13 January 2017

Chicken Smarts

Welcome back. Last Friday, if perchance you missed it, I released a blog post, Roosters’ Crowing. By an amazing coincidence, a few days earlier, a research paper was published on domestic chickens. You might expect a paper on chickens to address increasing production or pillow stuffing, but no; the paper, from The Someone Project, was a comprehensive review of the scientific literature on chicken cognition, emotions, personality and sociality.
Chickens are much smarter
than you might think. (Photo
from multiple websites)
So here I am believing that chickens, the most abundant domestic animal in the world, are waaay down on the animal intelligence scale. The paper left me astounded. The researcher concluded that, in many areas, chickens rank up there with mammals and, certainly, most other birds. I just had to use today’s blog post to highlight a handful of for instances.

Pecking Order
When hens are placed together for the first time, they set up a dominance hierarchy, a pecking order. Although that begins with dominant hens overpowering subordinate hens, it proceeds through deductive reasoning: If Hen A is tougher than Hen B and Hen B is tougher than Hen C, then Hen C knows not to mess with Hen A.

Further demonstrating cognitive capabilities and complexity, chickens make use of at least 24 distinct vocalizations as well as different visual displays. For instance, roosters emit one call to warn of aerial predators and another to warn of terrestrial predators.

When roosters encounter tasty tidbits, they make food calls and add rhythmic movements, repeatedly picking up and dropping the morsels. Hens use this tidbitting display to select males with whom they want to mate. Alas, if dominant males hear subordinate males’ tidbitting display, they frequently attack and displace the subordinates. The subordinates thus tend to omit the vocal components and restrict themselves to visual displays. But if the dominant males are distracted, the subordinates re-add the vocal component

Devious roosters sometimes make food calls just to attract hens. As a counter-strategy, hens stop responding to males who call too often in the absence of food.

Chickens experience a range of emotions. In a study of how mother hens respond to their chicks’ distress, hens were exposed to three conditions: a mild puff of air into their cage, observation of an air puff into their chicks’ cage, or the control, an air puff aimed outside the cages. The hens showed no significant response to air puffs in their own cage. When they observed their chicks receiving air puffs, however, their physiological and behavioral changes indicated emotional distress.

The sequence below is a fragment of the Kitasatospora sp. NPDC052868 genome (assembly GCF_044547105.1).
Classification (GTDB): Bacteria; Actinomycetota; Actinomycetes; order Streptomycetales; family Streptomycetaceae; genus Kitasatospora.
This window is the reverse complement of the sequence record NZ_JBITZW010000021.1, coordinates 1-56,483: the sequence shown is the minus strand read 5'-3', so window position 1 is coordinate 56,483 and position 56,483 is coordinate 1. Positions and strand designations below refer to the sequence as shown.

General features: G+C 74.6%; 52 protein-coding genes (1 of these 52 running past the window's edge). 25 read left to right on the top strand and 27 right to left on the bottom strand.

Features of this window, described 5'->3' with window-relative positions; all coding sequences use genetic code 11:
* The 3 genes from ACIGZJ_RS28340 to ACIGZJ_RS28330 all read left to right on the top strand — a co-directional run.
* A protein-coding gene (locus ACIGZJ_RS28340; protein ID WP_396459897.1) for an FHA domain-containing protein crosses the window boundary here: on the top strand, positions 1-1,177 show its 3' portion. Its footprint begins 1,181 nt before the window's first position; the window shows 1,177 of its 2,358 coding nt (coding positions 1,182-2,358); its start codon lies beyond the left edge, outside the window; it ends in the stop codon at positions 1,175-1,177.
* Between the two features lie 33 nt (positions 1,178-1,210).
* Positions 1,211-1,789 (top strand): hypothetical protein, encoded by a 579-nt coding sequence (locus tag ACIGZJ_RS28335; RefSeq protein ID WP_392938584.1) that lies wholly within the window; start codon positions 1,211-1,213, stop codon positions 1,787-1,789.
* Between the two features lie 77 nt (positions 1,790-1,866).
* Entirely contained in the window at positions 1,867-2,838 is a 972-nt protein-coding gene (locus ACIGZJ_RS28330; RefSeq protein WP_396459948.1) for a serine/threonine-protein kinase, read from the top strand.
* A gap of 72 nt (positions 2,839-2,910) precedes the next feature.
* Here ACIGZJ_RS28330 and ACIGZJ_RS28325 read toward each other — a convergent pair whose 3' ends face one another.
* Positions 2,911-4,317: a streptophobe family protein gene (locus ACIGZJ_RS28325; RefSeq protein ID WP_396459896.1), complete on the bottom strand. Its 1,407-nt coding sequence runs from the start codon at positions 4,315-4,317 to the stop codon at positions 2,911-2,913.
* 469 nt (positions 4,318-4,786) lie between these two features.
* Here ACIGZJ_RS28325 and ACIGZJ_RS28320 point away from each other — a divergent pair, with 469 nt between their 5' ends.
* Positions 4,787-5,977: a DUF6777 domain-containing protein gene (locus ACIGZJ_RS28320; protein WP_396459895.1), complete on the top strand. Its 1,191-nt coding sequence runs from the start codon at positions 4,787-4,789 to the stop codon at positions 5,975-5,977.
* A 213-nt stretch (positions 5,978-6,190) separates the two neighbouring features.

In response to fear, chickens exhibit a variety of complex behaviors adapted to each circumstance, including capture and restraint.

Linking emotion with time perception, hens were taught to discriminate three sounds which signaled, after a 15 second delay, either a food reward, a squirt from a water gun or nothing. In anticipation of a squirt, the birds exhibited more head movements and locomotion; waiting for food, the birds showed relaxed behaviors, such as preening and body scratching.

Time Perception and Self Control
In one study, hens were taught to peck a touch screen that delivered a food reward to the first peck after 6 minutes. The hens showed a pattern of increased pecking frequency around the 6-minute mark.

In another study, hens were given a choice between either a 2-second delay followed by access to food for 3 seconds or a 6-second delay followed by access to food for 22 seconds. The hens opted for the longer delay and larger reward.

Wrap Up
Bowing to space, I’ll forego discussions of other for instances, including chickens’ understanding of numbers and very basic arithmetic, as well as their ability to understand that something still exists when out of sight.

I’ve a new respect for those chickens
behind the barn. (Photo by Vicki)
Suffice it to note that the researcher achieved her goals of gaining a better understanding of the minds of chickens and identifying compelling areas for future noninvasive research.

One last thing. There’s a wealth of anecdotal evidence that chickens have individual personalities if you’d like to make their acquaintance. Thanks for stopping by.

Review of domestic chickens in Animal Cognition journal: link.springer.com/article/10.1007%2Fs10071-016-1064-4
Article on the paper on Science Daily website: www.sciencedaily.com/releases/2017/01/170103091955.htm

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